We are approaching four years since the introduction of the pension freedom reforms, but clarity seems no nearer.
The reforms obviously prompted a huge number of people to ditch annuities and go into drawdown.
But the greater number of people in drawdown has been followed by a large amount of hand-wringing about whether they should be in drawdown, what sort of drawdown they are in and whether they will die in penury.
Ultimately, the issue advisers, pension providers and the Financial Conduct Authority are having to grapple with is the very nuanced one of how much personal freedom anyone should be given to harm themselves.
Those who are familiar with their John Stuart Mill will know the classical liberal position is that my freedom to swing my fist only stops where your nose begins.
But this will only work in practice if we are all-knowing entities: for example, it seems perfectly reasonable to make people aware of the harms of smoking.
When it comes to pensions this matter becomes even more fraught, simply because most people do not have the foggiest how their pension works and, in all likelihood, they do not want to know either.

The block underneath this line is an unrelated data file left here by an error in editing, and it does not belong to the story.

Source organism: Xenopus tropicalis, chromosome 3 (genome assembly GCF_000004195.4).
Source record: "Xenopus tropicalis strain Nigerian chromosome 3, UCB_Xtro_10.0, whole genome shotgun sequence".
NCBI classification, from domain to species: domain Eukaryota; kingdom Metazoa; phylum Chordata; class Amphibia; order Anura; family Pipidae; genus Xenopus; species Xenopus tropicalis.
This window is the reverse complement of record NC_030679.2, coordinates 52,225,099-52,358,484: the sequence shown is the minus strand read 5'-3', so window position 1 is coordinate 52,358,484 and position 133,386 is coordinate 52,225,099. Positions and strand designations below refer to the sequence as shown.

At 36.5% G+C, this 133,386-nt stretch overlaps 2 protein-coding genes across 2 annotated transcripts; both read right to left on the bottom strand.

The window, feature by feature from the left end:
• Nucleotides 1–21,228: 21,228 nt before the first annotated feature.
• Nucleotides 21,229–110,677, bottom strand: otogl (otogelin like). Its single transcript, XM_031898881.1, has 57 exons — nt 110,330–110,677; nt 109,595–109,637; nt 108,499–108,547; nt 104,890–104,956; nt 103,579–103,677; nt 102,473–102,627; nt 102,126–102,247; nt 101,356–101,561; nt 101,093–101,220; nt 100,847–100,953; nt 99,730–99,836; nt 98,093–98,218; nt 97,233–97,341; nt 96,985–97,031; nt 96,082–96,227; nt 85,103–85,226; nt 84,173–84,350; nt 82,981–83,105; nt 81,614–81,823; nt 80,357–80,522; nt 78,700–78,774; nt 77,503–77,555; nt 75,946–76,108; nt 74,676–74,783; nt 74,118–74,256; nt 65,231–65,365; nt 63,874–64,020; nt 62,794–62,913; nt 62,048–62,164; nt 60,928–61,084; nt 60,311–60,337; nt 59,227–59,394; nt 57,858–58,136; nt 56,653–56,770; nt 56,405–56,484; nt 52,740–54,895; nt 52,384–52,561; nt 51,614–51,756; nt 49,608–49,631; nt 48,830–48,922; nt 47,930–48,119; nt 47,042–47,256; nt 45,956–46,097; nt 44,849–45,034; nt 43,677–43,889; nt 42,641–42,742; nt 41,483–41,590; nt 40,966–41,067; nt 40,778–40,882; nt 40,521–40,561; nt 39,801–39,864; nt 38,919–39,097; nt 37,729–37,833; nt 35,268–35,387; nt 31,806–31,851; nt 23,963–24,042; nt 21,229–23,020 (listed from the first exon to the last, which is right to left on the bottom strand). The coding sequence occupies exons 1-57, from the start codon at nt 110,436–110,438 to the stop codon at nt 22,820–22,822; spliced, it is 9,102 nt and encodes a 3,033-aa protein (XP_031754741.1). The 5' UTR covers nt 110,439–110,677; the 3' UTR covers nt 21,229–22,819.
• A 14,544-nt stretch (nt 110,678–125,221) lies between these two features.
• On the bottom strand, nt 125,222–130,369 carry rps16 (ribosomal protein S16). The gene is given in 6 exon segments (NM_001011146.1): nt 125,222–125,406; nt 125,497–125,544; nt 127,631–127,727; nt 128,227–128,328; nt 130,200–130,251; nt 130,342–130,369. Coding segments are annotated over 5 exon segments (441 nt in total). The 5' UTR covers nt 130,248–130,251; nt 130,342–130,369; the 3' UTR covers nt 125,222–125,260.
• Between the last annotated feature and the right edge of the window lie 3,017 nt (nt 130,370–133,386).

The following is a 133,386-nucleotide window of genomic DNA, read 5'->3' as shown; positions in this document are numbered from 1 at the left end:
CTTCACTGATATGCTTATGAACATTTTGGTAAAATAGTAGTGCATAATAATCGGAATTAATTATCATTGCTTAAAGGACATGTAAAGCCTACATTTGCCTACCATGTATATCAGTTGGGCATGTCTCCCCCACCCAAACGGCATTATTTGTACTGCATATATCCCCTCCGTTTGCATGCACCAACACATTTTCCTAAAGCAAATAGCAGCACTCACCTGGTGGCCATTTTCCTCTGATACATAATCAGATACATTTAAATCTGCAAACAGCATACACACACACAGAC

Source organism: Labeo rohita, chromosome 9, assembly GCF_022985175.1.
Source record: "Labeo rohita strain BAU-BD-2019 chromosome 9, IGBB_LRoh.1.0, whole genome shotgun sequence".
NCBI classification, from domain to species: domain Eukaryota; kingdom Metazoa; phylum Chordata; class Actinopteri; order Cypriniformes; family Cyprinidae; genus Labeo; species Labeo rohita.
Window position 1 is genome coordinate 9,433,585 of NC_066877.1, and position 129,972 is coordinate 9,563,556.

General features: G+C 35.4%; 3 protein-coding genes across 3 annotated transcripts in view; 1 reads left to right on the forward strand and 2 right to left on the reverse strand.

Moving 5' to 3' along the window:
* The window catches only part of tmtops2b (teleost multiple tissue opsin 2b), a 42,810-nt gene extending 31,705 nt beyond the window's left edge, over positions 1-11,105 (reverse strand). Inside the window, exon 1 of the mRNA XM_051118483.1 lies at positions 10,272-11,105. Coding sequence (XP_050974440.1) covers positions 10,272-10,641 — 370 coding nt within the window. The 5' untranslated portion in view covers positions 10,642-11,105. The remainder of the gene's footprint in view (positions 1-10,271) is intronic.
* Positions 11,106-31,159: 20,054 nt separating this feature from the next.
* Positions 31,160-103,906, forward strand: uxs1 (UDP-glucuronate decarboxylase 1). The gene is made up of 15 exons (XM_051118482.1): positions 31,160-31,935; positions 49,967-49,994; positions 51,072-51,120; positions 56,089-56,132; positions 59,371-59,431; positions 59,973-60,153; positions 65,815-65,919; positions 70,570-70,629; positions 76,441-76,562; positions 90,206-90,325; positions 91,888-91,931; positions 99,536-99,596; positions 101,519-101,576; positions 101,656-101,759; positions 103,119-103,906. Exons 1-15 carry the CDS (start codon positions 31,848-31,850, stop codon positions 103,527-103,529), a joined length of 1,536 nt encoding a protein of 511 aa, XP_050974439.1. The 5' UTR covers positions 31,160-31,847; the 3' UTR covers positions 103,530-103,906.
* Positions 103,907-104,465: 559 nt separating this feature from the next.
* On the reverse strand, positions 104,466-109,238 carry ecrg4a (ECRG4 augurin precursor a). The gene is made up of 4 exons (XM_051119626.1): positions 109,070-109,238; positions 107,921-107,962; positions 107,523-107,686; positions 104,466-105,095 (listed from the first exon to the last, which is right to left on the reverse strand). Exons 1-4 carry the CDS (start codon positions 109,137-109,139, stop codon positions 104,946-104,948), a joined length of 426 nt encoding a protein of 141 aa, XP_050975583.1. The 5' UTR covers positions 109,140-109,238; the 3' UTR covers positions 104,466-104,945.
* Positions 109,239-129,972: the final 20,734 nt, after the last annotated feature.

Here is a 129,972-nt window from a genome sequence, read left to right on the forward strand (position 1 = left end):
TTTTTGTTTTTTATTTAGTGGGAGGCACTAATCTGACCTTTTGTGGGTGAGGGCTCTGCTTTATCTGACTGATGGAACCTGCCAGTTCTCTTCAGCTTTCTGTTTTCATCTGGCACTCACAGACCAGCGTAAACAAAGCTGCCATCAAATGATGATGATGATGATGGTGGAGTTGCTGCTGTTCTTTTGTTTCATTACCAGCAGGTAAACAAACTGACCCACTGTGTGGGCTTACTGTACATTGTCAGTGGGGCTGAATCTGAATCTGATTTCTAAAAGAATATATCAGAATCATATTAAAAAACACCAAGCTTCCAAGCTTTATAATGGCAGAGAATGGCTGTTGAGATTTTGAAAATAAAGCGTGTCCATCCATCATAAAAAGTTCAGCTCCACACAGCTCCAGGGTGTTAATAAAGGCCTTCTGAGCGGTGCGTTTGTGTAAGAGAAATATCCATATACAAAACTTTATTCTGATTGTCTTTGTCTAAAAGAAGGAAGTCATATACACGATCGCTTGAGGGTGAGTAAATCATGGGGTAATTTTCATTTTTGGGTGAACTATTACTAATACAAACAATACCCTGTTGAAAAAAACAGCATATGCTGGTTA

There are many problems here. Chief among them the fact that there are still few products that achieve what savers want: an element of flexibility, but with some element of a guarantee.
But ultimately, the advice profession needs a greater proliferation of services that can help more people. It is easy to yell into the void that people should simply take advice, and if they do not then what happens is their responsibility.
But advisers, pension providers and the regulators need to do their part as well to make sure there is something out there everyone can afford.
Some of that might be robo-pensions advice and some might be face-to-face advice.
Until that happens, savers are likely to end up getting financially punched in the nose.